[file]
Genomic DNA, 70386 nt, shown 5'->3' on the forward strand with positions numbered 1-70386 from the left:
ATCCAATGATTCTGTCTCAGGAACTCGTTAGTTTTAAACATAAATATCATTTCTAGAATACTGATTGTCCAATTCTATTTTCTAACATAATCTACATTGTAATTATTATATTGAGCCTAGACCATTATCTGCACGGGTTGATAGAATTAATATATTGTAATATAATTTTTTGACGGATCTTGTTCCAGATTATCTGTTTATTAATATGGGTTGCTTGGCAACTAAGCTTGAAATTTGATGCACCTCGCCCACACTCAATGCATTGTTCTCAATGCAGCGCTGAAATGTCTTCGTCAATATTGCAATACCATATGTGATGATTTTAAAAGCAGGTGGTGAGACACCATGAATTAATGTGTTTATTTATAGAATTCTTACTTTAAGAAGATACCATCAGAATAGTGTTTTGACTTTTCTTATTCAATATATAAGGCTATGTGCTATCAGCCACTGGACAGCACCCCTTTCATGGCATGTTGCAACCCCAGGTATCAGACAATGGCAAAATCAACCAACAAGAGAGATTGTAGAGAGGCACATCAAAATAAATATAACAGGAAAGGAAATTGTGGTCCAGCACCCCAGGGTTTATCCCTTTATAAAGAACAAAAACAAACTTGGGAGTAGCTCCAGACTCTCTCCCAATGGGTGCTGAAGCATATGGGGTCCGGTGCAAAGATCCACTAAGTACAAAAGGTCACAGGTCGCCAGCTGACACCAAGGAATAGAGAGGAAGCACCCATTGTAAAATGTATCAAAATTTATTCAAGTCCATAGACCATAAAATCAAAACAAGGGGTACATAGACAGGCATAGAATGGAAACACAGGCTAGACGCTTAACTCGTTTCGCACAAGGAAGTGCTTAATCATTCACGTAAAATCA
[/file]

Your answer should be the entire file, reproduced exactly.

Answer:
Genomic DNA, 70386 nt, shown 5'->3' on the forward strand with positions numbered 1-70386 from the left:
ATCCAATGATTCTGTCTCAGGAACTCGTTAGTTTTAAACATAAATATCATTTCTAGAATACTGATTGTCCAATTCTATTTTCTAACATAATCTACATTGTAATTATTATATTGAGCCTAGACCATTATCTGCACGGGTTGATAGAATTAATATATTGTAATATAATTTTTTGACGGATCTTGTTCCAGATTATCTGTTTATTAATATGGGTTGCTTGGCAACTAAGCTTGAAATTTGATGCACCTCGCCCACACTCAATGCATTGTTCTCAATGCAGCGCTGAAATGTCTTCGTCAATATTGCAATACCATATGTGATGATTTTAAAAGCAGGTGGTGAGACACCATGAATTAATGTGTTTATTTATAGAATTCTTACTTTAAGAAGATACCATCAGAATAGTGTTTTGACTTTTCTTATTCAATATATAAGGCTATGTGCTATCAGCCACTGGACAGCACCCCTTTCATGGCATGTTGCAACCCCAGGTATCAGACAATGGCAAAATCAACCAACAAGAGAGATTGTAGAGAGGCACATCAAAATAAATATAACAGGAAAGGAAATTGTGGTCCAGCACCCCAGGGTTTATCCCTTTATAAAGAACAAAAACAAACTTGGGAGTAGCTCCAGACTCTCTCCCAATGGGTGCTGAAGCATATGGGGTCCGGTGCAAAGATCCACTAAGTACAAAAGGTCACAGGTCGCCAGCTGACACCAAGGAATAGAGAGGAAGCACCCATTGTAAAATGTATCAAAATTTATTCAAGTCCATAGACCATAAAATCAAAACAAGGGGTACATAGACAGGCATAGAATGGAAACACAGGCTAGACGCTTAACTCGTTTCGCACAAGGAAGTGCTTAATCATTCACGTAAAATCA